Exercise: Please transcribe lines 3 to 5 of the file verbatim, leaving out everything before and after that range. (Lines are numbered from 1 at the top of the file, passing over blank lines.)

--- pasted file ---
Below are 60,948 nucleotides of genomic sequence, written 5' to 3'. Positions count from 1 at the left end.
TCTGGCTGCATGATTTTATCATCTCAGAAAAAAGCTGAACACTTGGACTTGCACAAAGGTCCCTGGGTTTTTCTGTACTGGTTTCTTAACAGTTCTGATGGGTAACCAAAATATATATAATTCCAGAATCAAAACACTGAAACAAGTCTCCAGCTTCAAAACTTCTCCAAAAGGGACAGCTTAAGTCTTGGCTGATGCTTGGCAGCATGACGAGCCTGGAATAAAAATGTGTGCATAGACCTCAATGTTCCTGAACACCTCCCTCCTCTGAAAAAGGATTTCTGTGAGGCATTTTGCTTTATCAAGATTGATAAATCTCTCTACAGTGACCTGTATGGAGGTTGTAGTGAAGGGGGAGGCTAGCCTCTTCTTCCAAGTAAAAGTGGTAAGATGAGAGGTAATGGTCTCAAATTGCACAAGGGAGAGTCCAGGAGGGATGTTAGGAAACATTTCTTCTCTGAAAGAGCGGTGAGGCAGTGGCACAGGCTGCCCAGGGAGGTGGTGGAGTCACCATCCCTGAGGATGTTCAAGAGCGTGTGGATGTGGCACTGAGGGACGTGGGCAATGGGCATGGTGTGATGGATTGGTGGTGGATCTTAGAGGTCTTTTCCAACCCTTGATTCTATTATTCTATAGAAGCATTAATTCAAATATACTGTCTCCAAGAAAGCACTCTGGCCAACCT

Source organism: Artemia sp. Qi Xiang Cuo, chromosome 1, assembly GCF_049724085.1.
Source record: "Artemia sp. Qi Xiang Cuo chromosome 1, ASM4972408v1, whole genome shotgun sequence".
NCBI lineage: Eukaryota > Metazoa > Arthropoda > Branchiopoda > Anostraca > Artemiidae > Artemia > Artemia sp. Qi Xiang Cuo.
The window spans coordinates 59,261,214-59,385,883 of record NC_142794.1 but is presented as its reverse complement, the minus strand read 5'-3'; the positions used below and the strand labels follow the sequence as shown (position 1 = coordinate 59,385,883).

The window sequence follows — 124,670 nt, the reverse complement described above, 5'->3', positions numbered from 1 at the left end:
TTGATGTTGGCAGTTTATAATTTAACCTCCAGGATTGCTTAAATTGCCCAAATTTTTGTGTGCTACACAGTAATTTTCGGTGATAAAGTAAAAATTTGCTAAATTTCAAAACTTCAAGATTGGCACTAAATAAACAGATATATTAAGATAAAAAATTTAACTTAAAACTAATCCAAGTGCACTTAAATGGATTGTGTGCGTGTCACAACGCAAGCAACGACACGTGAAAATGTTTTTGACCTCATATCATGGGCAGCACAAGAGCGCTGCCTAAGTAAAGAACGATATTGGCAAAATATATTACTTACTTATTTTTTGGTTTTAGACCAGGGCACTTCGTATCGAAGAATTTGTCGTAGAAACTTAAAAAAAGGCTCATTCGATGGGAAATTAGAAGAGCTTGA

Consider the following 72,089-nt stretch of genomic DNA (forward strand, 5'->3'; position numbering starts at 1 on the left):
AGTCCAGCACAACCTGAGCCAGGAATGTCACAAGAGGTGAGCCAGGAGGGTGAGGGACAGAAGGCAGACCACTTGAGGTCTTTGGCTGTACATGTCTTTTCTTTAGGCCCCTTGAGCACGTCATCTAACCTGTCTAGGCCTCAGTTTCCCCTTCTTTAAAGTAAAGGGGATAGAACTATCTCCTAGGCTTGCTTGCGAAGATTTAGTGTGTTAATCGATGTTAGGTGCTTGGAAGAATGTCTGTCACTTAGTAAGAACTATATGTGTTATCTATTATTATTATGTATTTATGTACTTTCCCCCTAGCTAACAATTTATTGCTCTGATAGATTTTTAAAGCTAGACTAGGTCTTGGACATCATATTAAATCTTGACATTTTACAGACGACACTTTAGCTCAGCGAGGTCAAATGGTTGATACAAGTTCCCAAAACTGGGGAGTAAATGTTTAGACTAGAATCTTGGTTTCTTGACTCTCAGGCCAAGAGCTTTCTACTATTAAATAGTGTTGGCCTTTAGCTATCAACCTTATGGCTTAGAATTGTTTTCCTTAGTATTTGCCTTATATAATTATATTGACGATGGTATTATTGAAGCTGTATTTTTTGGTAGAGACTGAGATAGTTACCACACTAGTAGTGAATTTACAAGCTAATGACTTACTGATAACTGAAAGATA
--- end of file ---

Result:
Source organism: Artemia sp. Qi Xiang Cuo, chromosome 1, assembly GCF_049724085.1.
Source record: "Artemia sp. Qi Xiang Cuo chromosome 1, ASM4972408v1, whole genome shotgun sequence".
NCBI lineage: Eukaryota > Metazoa > Arthropoda > Branchiopoda > Anostraca > Artemiidae > Artemia > Artemia sp. Qi Xiang Cuo.